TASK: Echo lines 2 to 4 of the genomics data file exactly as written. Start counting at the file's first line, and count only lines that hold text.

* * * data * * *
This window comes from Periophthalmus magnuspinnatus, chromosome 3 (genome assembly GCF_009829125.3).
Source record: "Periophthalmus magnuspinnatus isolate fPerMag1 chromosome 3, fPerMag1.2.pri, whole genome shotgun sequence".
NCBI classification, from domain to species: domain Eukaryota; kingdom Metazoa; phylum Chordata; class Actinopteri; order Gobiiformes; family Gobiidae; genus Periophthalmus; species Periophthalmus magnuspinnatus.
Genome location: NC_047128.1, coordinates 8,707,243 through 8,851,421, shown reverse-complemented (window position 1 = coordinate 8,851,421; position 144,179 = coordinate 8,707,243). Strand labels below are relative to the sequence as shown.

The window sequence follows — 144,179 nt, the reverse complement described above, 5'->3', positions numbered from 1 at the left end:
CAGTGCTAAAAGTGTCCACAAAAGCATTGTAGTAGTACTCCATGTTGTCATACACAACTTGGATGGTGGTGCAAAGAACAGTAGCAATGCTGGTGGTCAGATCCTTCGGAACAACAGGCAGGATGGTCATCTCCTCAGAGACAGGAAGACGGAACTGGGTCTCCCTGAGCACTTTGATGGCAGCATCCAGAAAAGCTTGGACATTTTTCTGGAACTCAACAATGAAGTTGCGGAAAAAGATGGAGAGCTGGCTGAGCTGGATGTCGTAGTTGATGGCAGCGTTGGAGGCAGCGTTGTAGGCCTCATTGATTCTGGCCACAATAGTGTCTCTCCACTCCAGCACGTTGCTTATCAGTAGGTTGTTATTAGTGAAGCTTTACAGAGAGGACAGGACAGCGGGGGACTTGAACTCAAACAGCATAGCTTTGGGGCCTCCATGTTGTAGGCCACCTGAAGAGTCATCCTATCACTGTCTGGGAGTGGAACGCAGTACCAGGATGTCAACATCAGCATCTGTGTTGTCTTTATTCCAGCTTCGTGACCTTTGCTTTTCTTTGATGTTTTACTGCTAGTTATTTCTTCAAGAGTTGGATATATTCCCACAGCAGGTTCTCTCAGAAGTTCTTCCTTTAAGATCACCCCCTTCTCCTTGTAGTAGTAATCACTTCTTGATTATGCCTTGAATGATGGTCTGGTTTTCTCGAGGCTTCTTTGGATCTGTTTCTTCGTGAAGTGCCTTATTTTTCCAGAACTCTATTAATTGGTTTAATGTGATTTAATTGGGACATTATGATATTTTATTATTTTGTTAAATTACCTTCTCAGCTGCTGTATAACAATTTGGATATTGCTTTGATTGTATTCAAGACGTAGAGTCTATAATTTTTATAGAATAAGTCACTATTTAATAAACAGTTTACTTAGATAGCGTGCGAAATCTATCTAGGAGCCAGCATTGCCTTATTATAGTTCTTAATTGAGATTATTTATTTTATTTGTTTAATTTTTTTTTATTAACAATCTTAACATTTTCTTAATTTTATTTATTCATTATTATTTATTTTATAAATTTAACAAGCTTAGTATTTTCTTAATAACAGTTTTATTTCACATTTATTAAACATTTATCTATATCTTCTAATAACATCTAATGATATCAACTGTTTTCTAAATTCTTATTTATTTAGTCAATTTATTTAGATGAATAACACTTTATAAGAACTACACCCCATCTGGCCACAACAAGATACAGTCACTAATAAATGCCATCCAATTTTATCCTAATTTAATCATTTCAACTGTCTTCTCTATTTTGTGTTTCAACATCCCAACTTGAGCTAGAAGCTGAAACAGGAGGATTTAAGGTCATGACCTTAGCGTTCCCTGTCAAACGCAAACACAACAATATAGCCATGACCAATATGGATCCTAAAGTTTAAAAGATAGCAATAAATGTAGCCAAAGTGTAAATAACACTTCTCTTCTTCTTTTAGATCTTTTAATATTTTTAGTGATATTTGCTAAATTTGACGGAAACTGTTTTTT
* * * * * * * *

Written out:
Source record: "Periophthalmus magnuspinnatus isolate fPerMag1 chromosome 3, fPerMag1.2.pri, whole genome shotgun sequence".
NCBI classification, from domain to species: domain Eukaryota; kingdom Metazoa; phylum Chordata; class Actinopteri; order Gobiiformes; family Gobiidae; genus Periophthalmus; species Periophthalmus magnuspinnatus.
Genome location: NC_047128.1, coordinates 8,707,243 through 8,851,421, shown reverse-complemented (window position 1 = coordinate 8,851,421; position 144,179 = coordinate 8,707,243). Strand labels below are relative to the sequence as shown.